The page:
Three conversations for parents: navigating networked publics
This post was originally written for A Platform For Good.org, a new site dedicated to creating opportunities for young people and adults to engage with technology in a healthy way.
Parenting is hard. Many parents find parenting in an era of social media to be confusing, in part because they must advise their children to make sense of spaces that they don’t understand themselves. It’s easy to be afraid of what’s new, but by focusing on technology, parents often lose track of the underlying social issues that their children are trying to navigate.
In many ways, the advice that children need to negotiate networked publics parallels advice that parents have always given when their children encounter public spaces. To address online safety concerns, parents need to help build resilience generally. With that in mind, I encourage parents who are concerned about online safety issues to initiate three important conversations with their children:
Public-ness. Hanging out online is a lot like socializing in any other public space. Youth may be there to socialize with their peers, but teachers and other adults may also be present. What makes the internet especially tricky is that youth leave traces that may be viewed by people at a different time. As a girl, my mother taught me that I need to put my best foot forward whenever I was in public. For today’s youth, that public is the internet. In order to help youth navigate networked spaces, parents need to talk with their children about unexpected and invisible audiences. How might what you write be interpreted by someone other than your friends? What happens when what you say is taken out of context? Rather than focusing on what’s right and wrong, it’s important to begin a conversation about what it means to engage publicly in a networked society.
Empathy. People often say or do mean things when they themselves are hurting. They lash out at others to get attention. Some do so anonymously because they want to see how their actions might prompt others to respond. All too often, we focus on helping youth address bullying by blaming the people engaged in meanness and cruelty, but developing empathy broadly from an early age is one of the best ways to address cyberbullying. Rather than blaming technology or blaming mean people, help everyone develop respect for others.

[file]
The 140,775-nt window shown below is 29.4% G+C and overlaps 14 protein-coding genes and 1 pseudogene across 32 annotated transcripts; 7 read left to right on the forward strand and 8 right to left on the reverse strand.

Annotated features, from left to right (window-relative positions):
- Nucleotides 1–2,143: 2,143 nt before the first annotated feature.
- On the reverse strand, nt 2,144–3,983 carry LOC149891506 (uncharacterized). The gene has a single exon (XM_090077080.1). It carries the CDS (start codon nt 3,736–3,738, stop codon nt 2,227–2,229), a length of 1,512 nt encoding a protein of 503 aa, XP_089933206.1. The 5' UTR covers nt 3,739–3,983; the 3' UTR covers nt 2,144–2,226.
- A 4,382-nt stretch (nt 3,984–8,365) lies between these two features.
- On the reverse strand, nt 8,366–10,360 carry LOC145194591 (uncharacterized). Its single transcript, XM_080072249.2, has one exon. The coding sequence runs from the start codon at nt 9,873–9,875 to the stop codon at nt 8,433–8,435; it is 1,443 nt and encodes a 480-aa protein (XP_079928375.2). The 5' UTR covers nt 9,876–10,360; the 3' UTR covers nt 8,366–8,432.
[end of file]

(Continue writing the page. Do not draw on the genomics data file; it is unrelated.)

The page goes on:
Sex and Sexuality. Many parents struggle with the birds and bees conversation, preferring to avoid the topic altogether or hope that offering a book will do. Unfortunately, some of the trickiest issues online – including sexting and pornography – often stem from the interplay of sex and sexuality. A conversation about sex and sexuality in a networked world needs to include a variety of issues, including navigating desire and respect, the importance of trust and the potential for trust to be violated, the desire to be loved and the potential consequences of falling in love. It never was simply about pregnancy and STDs, but networked technologies highlight how important it is that we go beyond those topics in our contemporary birds and bees talk.
The networked society that we live in today may feel radically different, but many youth are struggling with the things they’ve always struggled with.They’re trying to figure out who they are and how they fit into the bigger world. They want to hang out with friends, but they’re also trying to figure out the status games of their peers. All of this is playing out through social media. Parents are in a unique position to help young people navigate this networked world, but they need not fear the technology. Instead, parents should start having key conversations with their children to help them develop strategies for coming of age in a networked world.